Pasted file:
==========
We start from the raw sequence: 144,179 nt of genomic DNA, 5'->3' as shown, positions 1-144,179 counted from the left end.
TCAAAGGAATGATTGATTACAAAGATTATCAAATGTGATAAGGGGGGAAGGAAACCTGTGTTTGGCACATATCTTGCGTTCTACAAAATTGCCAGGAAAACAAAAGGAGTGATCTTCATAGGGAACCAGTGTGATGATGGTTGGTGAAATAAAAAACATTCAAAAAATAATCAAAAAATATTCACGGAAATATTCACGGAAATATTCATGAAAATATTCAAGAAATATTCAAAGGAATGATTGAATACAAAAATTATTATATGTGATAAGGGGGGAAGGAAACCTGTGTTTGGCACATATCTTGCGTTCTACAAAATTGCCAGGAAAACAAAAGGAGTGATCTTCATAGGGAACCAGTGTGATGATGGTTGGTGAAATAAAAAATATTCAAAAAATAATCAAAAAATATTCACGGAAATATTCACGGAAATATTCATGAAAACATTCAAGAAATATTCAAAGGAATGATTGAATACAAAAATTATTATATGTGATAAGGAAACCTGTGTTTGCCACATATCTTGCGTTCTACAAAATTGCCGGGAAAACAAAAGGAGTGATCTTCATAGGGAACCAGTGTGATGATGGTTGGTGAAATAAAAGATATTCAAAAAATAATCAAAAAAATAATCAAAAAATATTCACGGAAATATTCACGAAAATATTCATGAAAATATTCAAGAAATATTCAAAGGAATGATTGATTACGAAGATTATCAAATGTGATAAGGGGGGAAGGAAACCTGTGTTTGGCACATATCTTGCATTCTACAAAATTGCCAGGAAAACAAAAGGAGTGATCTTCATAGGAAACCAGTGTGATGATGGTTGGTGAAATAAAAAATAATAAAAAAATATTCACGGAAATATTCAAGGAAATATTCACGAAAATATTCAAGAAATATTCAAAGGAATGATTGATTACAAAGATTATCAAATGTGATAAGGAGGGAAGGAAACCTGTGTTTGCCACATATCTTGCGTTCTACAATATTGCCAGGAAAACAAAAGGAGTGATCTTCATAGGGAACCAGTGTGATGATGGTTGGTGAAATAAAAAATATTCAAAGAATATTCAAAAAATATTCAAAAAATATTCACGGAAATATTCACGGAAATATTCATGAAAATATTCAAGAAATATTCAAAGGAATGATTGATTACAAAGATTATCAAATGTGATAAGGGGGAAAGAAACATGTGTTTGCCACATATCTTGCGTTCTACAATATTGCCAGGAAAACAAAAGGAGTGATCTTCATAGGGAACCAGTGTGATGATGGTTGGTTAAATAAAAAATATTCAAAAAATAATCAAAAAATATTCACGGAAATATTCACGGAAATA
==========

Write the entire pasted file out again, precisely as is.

We start from the raw sequence: 144,179 nt of genomic DNA, 5'->3' as shown, positions 1-144,179 counted from the left end.
TCAAAGGAATGATTGATTACAAAGATTATCAAATGTGATAAGGGGGGAAGGAAACCTGTGTTTGGCACATATCTTGCGTTCTACAAAATTGCCAGGAAAACAAAAGGAGTGATCTTCATAGGGAACCAGTGTGATGATGGTTGGTGAAATAAAAAACATTCAAAAAATAATCAAAAAATATTCACGGAAATATTCACGGAAATATTCATGAAAATATTCAAGAAATATTCAAAGGAATGATTGAATACAAAAATTATTATATGTGATAAGGGGGGAAGGAAACCTGTGTTTGGCACATATCTTGCGTTCTACAAAATTGCCAGGAAAACAAAAGGAGTGATCTTCATAGGGAACCAGTGTGATGATGGTTGGTGAAATAAAAAATATTCAAAAAATAATCAAAAAATATTCACGGAAATATTCACGGAAATATTCATGAAAACATTCAAGAAATATTCAAAGGAATGATTGAATACAAAAATTATTATATGTGATAAGGAAACCTGTGTTTGCCACATATCTTGCGTTCTACAAAATTGCCGGGAAAACAAAAGGAGTGATCTTCATAGGGAACCAGTGTGATGATGGTTGGTGAAATAAAAGATATTCAAAAAATAATCAAAAAAATAATCAAAAAATATTCACGGAAATATTCACGAAAATATTCATGAAAATATTCAAGAAATATTCAAAGGAATGATTGATTACGAAGATTATCAAATGTGATAAGGGGGGAAGGAAACCTGTGTTTGGCACATATCTTGCATTCTACAAAATTGCCAGGAAAACAAAAGGAGTGATCTTCATAGGAAACCAGTGTGATGATGGTTGGTGAAATAAAAAATAATAAAAAAATATTCACGGAAATATTCAAGGAAATATTCACGAAAATATTCAAGAAATATTCAAAGGAATGATTGATTACAAAGATTATCAAATGTGATAAGGAGGGAAGGAAACCTGTGTTTGCCACATATCTTGCGTTCTACAATATTGCCAGGAAAACAAAAGGAGTGATCTTCATAGGGAACCAGTGTGATGATGGTTGGTGAAATAAAAAATATTCAAAGAATATTCAAAAAATATTCAAAAAATATTCACGGAAATATTCACGGAAATATTCATGAAAATATTCAAGAAATATTCAAAGGAATGATTGATTACAAAGATTATCAAATGTGATAAGGGGGAAAGAAACATGTGTTTGCCACATATCTTGCGTTCTACAATATTGCCAGGAAAACAAAAGGAGTGATCTTCATAGGGAACCAGTGTGATGATGGTTGGTTAAATAAAAAATATTCAAAAAATAATCAAAAAATATTCACGGAAATATTCACGGAAATA